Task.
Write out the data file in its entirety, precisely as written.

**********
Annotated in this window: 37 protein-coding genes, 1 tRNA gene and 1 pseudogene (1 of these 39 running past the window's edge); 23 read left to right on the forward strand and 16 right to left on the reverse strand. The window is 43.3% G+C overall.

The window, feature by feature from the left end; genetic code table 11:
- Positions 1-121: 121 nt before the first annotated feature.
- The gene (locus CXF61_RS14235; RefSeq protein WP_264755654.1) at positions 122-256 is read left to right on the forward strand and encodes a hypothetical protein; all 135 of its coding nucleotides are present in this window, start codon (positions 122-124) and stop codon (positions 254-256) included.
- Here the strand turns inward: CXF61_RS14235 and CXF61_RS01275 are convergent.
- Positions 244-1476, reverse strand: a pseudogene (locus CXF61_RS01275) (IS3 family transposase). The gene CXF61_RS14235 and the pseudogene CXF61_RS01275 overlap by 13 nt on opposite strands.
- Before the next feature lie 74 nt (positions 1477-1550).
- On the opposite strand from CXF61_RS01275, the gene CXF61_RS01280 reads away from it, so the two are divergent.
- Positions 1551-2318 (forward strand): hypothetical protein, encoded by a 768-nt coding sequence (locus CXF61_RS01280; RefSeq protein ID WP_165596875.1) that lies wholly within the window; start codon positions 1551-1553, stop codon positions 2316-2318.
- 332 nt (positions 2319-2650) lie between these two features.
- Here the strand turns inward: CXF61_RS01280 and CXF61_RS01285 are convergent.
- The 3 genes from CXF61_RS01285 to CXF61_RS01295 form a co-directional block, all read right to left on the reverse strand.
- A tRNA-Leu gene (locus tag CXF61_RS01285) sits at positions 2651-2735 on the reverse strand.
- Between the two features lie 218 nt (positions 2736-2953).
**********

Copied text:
Annotated in this window: 37 protein-coding genes, 1 tRNA gene and 1 pseudogene (1 of these 39 running past the window's edge); 23 read left to right on the forward strand and 16 right to left on the reverse strand. The window is 43.3% G+C overall.

The window, feature by feature from the left end; genetic code table 11:
- Positions 1-121: 121 nt before the first annotated feature.
- The gene (locus CXF61_RS14235; RefSeq protein WP_264755654.1) at positions 122-256 is read left to right on the forward strand and encodes a hypothetical protein; all 135 of its coding nucleotides are present in this window, start codon (positions 122-124) and stop codon (positions 254-256) included.
- Here the strand turns inward: CXF61_RS14235 and CXF61_RS01275 are convergent.
- Positions 244-1476, reverse strand: a pseudogene (locus CXF61_RS01275) (IS3 family transposase). The gene CXF61_RS14235 and the pseudogene CXF61_RS01275 overlap by 13 nt on opposite strands.
- Before the next feature lie 74 nt (positions 1477-1550).
- On the opposite strand from CXF61_RS01275, the gene CXF61_RS01280 reads away from it, so the two are divergent.
- Positions 1551-2318 (forward strand): hypothetical protein, encoded by a 768-nt coding sequence (locus CXF61_RS01280; RefSeq protein ID WP_165596875.1) that lies wholly within the window; start codon positions 1551-1553, stop codon positions 2316-2318.
- 332 nt (positions 2319-2650) lie between these two features.
- Here the strand turns inward: CXF61_RS01280 and CXF61_RS01285 are convergent.
- The 3 genes from CXF61_RS01285 to CXF61_RS01295 form a co-directional block, all read right to left on the reverse strand.
- A tRNA-Leu gene (locus tag CXF61_RS01285) sits at positions 2651-2735 on the reverse strand.
- Between the two features lie 218 nt (positions 2736-2953).